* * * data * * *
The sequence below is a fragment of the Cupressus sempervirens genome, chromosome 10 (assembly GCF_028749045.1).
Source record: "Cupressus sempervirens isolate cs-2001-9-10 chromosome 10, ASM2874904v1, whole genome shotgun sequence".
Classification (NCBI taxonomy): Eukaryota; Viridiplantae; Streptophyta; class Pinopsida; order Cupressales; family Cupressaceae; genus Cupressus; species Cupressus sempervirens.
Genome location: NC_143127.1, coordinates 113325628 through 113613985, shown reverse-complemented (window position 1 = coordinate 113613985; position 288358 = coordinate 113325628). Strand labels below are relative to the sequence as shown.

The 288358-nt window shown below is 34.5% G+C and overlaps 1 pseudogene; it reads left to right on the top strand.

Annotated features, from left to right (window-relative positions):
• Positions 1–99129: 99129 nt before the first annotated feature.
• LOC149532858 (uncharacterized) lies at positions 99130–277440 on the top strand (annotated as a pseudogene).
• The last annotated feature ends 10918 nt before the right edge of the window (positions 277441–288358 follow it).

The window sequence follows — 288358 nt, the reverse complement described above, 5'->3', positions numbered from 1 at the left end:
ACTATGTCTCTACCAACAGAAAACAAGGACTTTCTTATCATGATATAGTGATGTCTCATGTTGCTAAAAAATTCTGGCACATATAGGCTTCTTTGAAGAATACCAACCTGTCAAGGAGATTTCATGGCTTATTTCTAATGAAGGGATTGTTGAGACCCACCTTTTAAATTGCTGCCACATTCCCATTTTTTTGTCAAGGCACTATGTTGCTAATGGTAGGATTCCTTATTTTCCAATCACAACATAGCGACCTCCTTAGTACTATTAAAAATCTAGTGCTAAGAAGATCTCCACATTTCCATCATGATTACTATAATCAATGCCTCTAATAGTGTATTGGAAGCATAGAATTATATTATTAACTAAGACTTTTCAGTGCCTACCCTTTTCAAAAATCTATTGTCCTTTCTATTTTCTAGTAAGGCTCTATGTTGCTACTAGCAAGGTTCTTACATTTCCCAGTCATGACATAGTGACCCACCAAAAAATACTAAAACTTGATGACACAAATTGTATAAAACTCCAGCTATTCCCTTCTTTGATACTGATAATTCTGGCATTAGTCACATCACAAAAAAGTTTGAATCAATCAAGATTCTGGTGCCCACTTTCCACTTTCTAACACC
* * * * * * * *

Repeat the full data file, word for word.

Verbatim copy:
The sequence below is a fragment of the Cupressus sempervirens genome, chromosome 10 (assembly GCF_028749045.1).
Source record: "Cupressus sempervirens isolate cs-2001-9-10 chromosome 10, ASM2874904v1, whole genome shotgun sequence".
Classification (NCBI taxonomy): Eukaryota; Viridiplantae; Streptophyta; class Pinopsida; order Cupressales; family Cupressaceae; genus Cupressus; species Cupressus sempervirens.
Genome location: NC_143127.1, coordinates 113325628 through 113613985, shown reverse-complemented (window position 1 = coordinate 113613985; position 288358 = coordinate 113325628). Strand labels below are relative to the sequence as shown.

The 288358-nt window shown below is 34.5% G+C and overlaps 1 pseudogene; it reads left to right on the top strand.

Annotated features, from left to right (window-relative positions):
• Positions 1–99129: 99129 nt before the first annotated feature.
• LOC149532858 (uncharacterized) lies at positions 99130–277440 on the top strand (annotated as a pseudogene).
• The last annotated feature ends 10918 nt before the right edge of the window (positions 277441–288358 follow it).

The window sequence follows — 288358 nt, the reverse complement described above, 5'->3', positions numbered from 1 at the left end:
ACTATGTCTCTACCAACAGAAAACAAGGACTTTCTTATCATGATATAGTGATGTCTCATGTTGCTAAAAAATTCTGGCACATATAGGCTTCTTTGAAGAATACCAACCTGTCAAGGAGATTTCATGGCTTATTTCTAATGAAGGGATTGTTGAGACCCACCTTTTAAATTGCTGCCACATTCCCATTTTTTTGTCAAGGCACTATGTTGCTAATGGTAGGATTCCTTATTTTCCAATCACAACATAGCGACCTCCTTAGTACTATTAAAAATCTAGTGCTAAGAAGATCTCCACATTTCCATCATGATTACTATAATCAATGCCTCTAATAGTGTATTGGAAGCATAGAATTATATTATTAACTAAGACTTTTCAGTGCCTACCCTTTTCAAAAATCTATTGTCCTTTCTATTTTCTAGTAAGGCTCTATGTTGCTACTAGCAAGGTTCTTACATTTCCCAGTCATGACATAGTGACCCACCAAAAAATACTAAAACTTGATGACACAAATTGTATAAAACTCCAGCTATTCCCTTCTTTGATACTGATAATTCTGGCATTAGTCACATCACAAAAAAGTTTGAATCAATCAAGATTCTGGTGCCCACTTTCCACTTTCTAACACC